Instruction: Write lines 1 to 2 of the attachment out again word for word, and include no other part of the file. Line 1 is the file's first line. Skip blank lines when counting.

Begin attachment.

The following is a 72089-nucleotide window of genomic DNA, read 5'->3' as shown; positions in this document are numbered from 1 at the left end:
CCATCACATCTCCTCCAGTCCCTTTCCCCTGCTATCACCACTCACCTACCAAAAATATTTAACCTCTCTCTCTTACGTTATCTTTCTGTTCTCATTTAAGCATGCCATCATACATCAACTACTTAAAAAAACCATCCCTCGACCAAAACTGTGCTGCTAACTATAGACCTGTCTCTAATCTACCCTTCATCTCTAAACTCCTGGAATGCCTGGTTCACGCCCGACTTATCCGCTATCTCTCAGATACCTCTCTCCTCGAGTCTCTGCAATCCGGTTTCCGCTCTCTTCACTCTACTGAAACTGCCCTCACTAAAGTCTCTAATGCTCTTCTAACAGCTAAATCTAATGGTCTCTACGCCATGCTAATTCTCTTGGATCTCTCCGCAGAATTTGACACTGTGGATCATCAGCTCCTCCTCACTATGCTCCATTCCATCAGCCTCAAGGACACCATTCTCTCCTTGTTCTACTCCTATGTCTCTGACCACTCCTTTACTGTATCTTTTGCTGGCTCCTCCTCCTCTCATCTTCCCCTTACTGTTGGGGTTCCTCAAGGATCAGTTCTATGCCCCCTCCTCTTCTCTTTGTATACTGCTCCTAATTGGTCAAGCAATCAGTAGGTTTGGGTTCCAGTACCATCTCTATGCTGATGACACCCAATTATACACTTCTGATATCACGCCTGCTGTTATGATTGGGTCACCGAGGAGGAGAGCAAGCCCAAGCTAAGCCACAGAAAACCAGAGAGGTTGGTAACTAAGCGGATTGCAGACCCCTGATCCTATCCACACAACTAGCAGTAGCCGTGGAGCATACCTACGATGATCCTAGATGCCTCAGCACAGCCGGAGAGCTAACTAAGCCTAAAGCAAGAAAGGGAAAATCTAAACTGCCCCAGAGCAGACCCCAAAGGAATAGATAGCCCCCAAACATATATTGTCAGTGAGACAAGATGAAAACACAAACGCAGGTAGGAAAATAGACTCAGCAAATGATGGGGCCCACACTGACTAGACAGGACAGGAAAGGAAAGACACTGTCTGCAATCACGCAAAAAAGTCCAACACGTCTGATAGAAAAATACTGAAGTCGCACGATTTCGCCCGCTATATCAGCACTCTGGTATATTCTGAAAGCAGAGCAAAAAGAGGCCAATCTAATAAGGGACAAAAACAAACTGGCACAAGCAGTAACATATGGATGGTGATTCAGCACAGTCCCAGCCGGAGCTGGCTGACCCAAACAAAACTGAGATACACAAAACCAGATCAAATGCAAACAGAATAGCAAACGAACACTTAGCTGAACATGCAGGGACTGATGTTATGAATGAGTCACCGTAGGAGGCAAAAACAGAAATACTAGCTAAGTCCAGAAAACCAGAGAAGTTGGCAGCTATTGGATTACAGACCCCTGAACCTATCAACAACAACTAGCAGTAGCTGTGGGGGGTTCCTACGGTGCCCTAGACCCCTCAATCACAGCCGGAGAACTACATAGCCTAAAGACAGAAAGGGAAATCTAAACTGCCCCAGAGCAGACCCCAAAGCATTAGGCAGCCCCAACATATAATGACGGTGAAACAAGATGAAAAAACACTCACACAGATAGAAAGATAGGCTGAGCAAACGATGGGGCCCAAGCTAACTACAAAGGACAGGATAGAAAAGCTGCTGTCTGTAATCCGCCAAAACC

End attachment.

The following is a 72089-nucleotide window of genomic DNA, read 5'->3' as shown; positions in this document are numbered from 1 at the left end:
CCATCACATCTCCTCCAGTCCCTTTCCCCTGCTATCACCACTCACCTACCAAAAATATTTAACCTCTCTCTCTTACGTTATCTTTCTGTTCTCATTTAAGCATGCCATCATACATCAACTACTTAAAAAAACCATCCCTCGACCAAAACTGTGCTGCTAACTATAGACCTGTCTCTAATCTACCCTTCATCTCTAAACTCCTGGAATGCCTGGTTCACGCCCGACTTATCCGCTATCTCTCAGATACCTCTCTCCTCGAGTCTCTGCAATCCGGTTTCCGCTCTCTTCACTCTACTGAAACTGCCCTCACTAAAGTCTCTAATGCTCTTCTAACAGCTAAATCTAATGGTCTCTACGCCATGCTAATTCTCTTGGATCTCTCCGCAGAATTTGACACTGTGGATCATCAGCTCCTCCTCACTATGCTCCATTCCATCAGCCTCAAGGACACCATTCTCTCCTTGTTCTACTCCTATGTCTCTGACCACTCCTTTACTGTATCTTTTGCTGGCTCCTCCTCCTCTCATCTTCCCCTTACTGTTGGGGTTCCTCAAGGATCAGTTCTATGCCCCCTCCTCTTCTCTTTGTATACTGCTCCTAATTGGTCAAGCAATCAGTAGGTTTGGGTTCCAGTACCATCTCTATGCTGATGACACCCAATTATACACTTCTGATATCACGCCTGCTGTTATGATTGGGTCACCGAGGAGGAGAGCAAGCCCAAGCTAAGCCACAGAAAACCAGAGAGGTTGGTAACTAAGCGGATTGCAGACCCCTGATCCTATCCACACAACTAGCAGTAGCCGTGGAGCATACCTACGATGATCCTAGATGCCTCAGCACAGCCGGAGAGCTAACTAAGCCTAAAGCAAGAAAGGGAAAATCTAAACTGCCCCAGAGCAGACCCCAAAGGAATAGATAGCCCCCAAACATATATTGTCAGTGAGACAAGATGAAAACACAAACGCAGGTAGGAAAATAGACTCAGCAAATGATGGGGCCCACACTGACTAGACAGGACAGGAAAGGAAAGACACTGTCTGCAATCACGCAAAAAAGTCCAACACGTCTGATAGAAAAATACTGAAGTCGCACGATTTCGCCCGCTATATCAGCACTCTGGTATATTCTGAAAGCAGAGCAAAAAGAGGCCAATCTAATAAGGGACAAAAACAAACTGGCACAAGCAGTAACATATGGATGGTGATTCAGCACAGTCCCAGCCGGAGCTGGCTGACCCAAACAAAACTGAGATACACAAAACCAGATCAAATGCAAACAGAATAGCAAACGAACACTTAGCTGAACATGCAGGGACTGATGTTATGAATGAGTCACCGTAGGAGGCAAAAACAGAAATACTAGCTAAGTCCAGAAAACCAGAGAAGTTGGCAGCTATTGGATTACAGACCCCTGAACCTATCAACAACAACTAGCAGTAGCTGTGGGGGGTTCCTACGGTGCCCTAGACCCCTCAATCACAGCCGGAGAACTACATAGCCTAAAGACAGAAAGGGAAATCTAAACTGCCCCAGAGCAGACCCCAAAGCATTAGGCAGCCCCAACATATAATGACGGTGAAACAAGATGAAAAAACACTCACACAGATAGAAAGATAGGCTGAGCAAACGATGGGGCCCAAGCTAACTACAAAGGACAGGATAGAAAAGCTGCTGTCTGTAATCCGCCAAAACC